The book begins on a highly amusing note as a response to Islamophobic hate mail and maintains a bitingly humorous tone throughout as a faux guide to becoming a true 'Amreekan.' Yet, Ali's coming-of-age experiences as a brown Muslim man are anything but hilarious. What emerges from these vulnerable and witty accounts of personal ups and downs is a larger picture of America's troubled, complex relationship with brown, Muslim, and immigrant communities. Ali doesn't pull any punches when expressing his righteous anger against things like the moderate Muslim trope, mass incarceration, systemic racism, socio-economic inequality, and more. Scathing political commentary about both Republicans and Democrats is supported with requisite data and historical facts. He leavens and seasons all of that skillfully with comedy, popular cultural references from the U.S. and Pakistan, and a deeply warm affection for the family and friends who've always been there for him ... Ali writes that he rejects the nostalgia for the past that people like this uncle often harbor, still praising the likes of Rumi from 700 years ago, and asks them to invest in the Rumis of today who are dreaming of becoming poets or playwrights and just need a bit of encouragement. For those budding Rumis — of any age and any shade of brown or Black — this memoir reveals one possible path to their personal version of the 'Amreekan dream.'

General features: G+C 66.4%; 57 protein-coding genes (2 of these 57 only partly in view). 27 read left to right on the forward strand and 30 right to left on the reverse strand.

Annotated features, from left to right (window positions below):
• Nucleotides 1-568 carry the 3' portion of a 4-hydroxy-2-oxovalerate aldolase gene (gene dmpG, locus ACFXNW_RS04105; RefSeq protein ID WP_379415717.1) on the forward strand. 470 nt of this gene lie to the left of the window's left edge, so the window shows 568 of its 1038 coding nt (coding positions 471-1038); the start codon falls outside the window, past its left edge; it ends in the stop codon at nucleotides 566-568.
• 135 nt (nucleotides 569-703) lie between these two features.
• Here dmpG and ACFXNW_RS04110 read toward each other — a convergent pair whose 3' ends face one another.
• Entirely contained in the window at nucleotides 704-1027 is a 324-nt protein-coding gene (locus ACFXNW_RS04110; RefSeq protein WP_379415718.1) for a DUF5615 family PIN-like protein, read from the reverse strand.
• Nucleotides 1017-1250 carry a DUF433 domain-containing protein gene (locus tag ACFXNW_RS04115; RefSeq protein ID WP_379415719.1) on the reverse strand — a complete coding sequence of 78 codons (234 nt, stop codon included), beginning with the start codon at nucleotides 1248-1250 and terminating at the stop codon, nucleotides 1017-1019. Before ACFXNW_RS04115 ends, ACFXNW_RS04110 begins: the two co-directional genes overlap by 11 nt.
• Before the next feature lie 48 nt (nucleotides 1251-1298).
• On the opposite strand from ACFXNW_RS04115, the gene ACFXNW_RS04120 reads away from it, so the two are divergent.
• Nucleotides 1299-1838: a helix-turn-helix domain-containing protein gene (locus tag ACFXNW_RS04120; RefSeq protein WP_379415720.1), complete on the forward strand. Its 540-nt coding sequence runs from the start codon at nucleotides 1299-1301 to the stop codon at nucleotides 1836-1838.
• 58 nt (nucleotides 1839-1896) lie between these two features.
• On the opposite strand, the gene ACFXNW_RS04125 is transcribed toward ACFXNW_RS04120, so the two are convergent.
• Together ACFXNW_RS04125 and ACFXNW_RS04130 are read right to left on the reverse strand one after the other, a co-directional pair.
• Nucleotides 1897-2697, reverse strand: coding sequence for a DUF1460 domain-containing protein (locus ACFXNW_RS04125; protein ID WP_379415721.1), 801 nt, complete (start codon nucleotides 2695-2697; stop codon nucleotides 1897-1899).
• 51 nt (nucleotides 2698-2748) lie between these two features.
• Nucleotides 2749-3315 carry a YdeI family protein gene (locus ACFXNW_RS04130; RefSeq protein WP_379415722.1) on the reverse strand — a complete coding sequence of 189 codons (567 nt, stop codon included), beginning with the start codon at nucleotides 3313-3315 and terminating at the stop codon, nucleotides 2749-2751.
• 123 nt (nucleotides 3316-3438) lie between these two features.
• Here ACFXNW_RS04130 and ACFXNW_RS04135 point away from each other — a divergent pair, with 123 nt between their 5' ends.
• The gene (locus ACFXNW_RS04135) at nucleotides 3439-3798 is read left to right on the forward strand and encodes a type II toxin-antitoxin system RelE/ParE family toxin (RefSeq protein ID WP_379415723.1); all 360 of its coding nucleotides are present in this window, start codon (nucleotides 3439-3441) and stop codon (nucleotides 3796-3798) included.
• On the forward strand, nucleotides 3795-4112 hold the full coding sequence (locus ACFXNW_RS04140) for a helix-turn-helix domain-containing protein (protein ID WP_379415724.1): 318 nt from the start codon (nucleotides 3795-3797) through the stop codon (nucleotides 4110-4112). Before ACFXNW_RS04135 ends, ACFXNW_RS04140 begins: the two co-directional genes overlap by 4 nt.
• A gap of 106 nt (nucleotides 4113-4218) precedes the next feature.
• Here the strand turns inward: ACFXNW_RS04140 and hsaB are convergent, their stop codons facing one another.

... offers solid advice for Ali’s fellow travelers but ultimately isn’t able to overcome the one crucial hurdle demanded by populist America: You must be white to belong ... Ali includes a number of illuminating history lessons throughout ... If only simple humanity like this could win out every time. In Go Back to Where You Came From, Wajahat Ali invites us to do our part to make sure it does.
Ali has an interesting life story to share as the son of Pakistani immigrants who came to America in the 1960s ... Readers could be forgiven if, halfway into the story, they are confounded by the satire-to-memoir ratio leaning heavily toward political critique over life story. It makes for a meandering opening, albeit one with cuttingly funny moments. It also seems like it could be the basis for a different book entirely, a broader critique of American bigotry and short-sightedness. The book hits its stride with the chapter 'Avoid Jail.' From that point forward Ali shares a more focused, better-developed account of his life beginning in his late teens. That life is complex and surprising and enough to sustain interest and carry the story to a satisfying, but hardly easy, conclusion ... had the first half of Go Back featured a sharper, more balanced critque more closely tied to his rich life experiences, the entire book could have been more compelling.
The author’s views on racism and Islamophobia are deeply researched, nuanced, and clear, and he is adept at weaving these ideas into his life story organically and without pretense. His conversational voice renders even the most complex concepts a pleasure to read. The only exception is the set of chapters on his family’s incarceration. Tonally, these read quite differently than the rest of the book, perhaps due to the highly emotional nature of the material. While Ali structures the chapters as a series of tips about how to be American, what truly unifies his story is his vulnerability in sharing some of the most intimate and painful moments of his life ... A Pakistani American memoir that shines with passion, intelligence, and humor.